Near China’s northern border lived a man who really understood the nature of things.  He kept a good horse and his son became fond of riding it.  One day, the son fell off the horse and broke his leg. Everyone commiserated with him.  What a shame your son had broken his leg, they said.

“-Perhaps this will soon turn out to be a blessing,” said his father.

Several weeks later, the Emperor’s army recruited all the able-bodied young men to take up arms and fight against invading Mongols – but not the man’s son.  He had a broken leg and did not join in the fighting. Though many neighbors’ sons were killed, the farmer’s son was spared.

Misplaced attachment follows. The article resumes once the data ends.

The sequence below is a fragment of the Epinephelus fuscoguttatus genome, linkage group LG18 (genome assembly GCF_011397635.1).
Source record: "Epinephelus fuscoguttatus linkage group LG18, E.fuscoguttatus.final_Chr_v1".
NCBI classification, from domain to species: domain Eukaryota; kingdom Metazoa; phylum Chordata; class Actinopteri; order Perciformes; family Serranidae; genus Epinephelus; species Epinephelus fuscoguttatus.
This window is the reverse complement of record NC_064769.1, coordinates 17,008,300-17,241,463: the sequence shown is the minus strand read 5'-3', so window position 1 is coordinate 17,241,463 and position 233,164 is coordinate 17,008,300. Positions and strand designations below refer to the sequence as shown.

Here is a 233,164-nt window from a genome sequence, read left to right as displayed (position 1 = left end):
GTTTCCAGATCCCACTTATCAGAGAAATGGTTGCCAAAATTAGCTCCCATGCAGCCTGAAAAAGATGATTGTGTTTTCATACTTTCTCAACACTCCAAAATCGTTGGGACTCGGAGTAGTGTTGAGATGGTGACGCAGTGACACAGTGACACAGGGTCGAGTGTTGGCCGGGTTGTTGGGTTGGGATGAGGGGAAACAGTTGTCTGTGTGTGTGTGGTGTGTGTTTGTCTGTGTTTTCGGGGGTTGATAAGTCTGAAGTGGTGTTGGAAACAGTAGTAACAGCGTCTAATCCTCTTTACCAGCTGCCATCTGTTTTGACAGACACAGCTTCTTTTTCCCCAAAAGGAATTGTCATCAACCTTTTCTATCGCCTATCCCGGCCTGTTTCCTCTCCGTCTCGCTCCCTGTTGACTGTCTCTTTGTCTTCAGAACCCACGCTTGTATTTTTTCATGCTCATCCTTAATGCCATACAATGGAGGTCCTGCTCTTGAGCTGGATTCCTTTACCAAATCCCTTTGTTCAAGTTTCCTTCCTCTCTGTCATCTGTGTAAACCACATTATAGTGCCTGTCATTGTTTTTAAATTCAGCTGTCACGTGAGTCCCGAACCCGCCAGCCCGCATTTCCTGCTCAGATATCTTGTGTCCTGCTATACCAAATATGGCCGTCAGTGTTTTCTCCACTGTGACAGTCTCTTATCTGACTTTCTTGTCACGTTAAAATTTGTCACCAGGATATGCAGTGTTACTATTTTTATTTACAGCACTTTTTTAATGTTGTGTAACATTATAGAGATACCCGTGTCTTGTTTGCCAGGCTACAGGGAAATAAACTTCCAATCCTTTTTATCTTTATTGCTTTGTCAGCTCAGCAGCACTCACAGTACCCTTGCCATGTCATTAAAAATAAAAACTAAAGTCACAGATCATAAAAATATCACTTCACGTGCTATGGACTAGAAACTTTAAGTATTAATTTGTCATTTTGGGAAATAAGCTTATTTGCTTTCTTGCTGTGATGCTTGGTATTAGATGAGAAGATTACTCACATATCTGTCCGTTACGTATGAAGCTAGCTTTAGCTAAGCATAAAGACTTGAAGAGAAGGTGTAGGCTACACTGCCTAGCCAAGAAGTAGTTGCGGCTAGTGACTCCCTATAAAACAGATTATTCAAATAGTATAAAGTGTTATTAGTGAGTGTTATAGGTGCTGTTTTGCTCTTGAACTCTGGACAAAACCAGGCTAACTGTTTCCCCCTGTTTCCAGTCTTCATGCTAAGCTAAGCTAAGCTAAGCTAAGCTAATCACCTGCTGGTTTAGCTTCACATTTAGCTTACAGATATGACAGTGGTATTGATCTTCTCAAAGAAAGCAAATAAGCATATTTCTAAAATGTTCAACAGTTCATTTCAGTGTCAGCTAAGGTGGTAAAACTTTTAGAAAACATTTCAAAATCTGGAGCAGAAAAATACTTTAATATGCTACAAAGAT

Sometimes, there is a greater good when an event looks painful on the surface.

When Houston-based Enron Corp. declared bankruptcy in December, 2001, thousands of employees’ jobs were instantly terminated.  Things looked bad for Enron’s workers.  But many of those workers started new lives establishing their own business ventures.  We, too, were Enron employees until “Black Monday.”  We pooled our capital, business contacts and expertise and launched Stoneworth Financial, a firm to focus on the bedrock, lasting value of solid middle market businesses and helping owners realize the full worth of those businesses.

Today, Stoneworth Financial has a track record of success in mergers, acquisitions, exit strategies and value optimization for its middle-market clients. Falling off the horse was, as it turns out, a blessing – and that’s why we use the horse as our company’s symbol.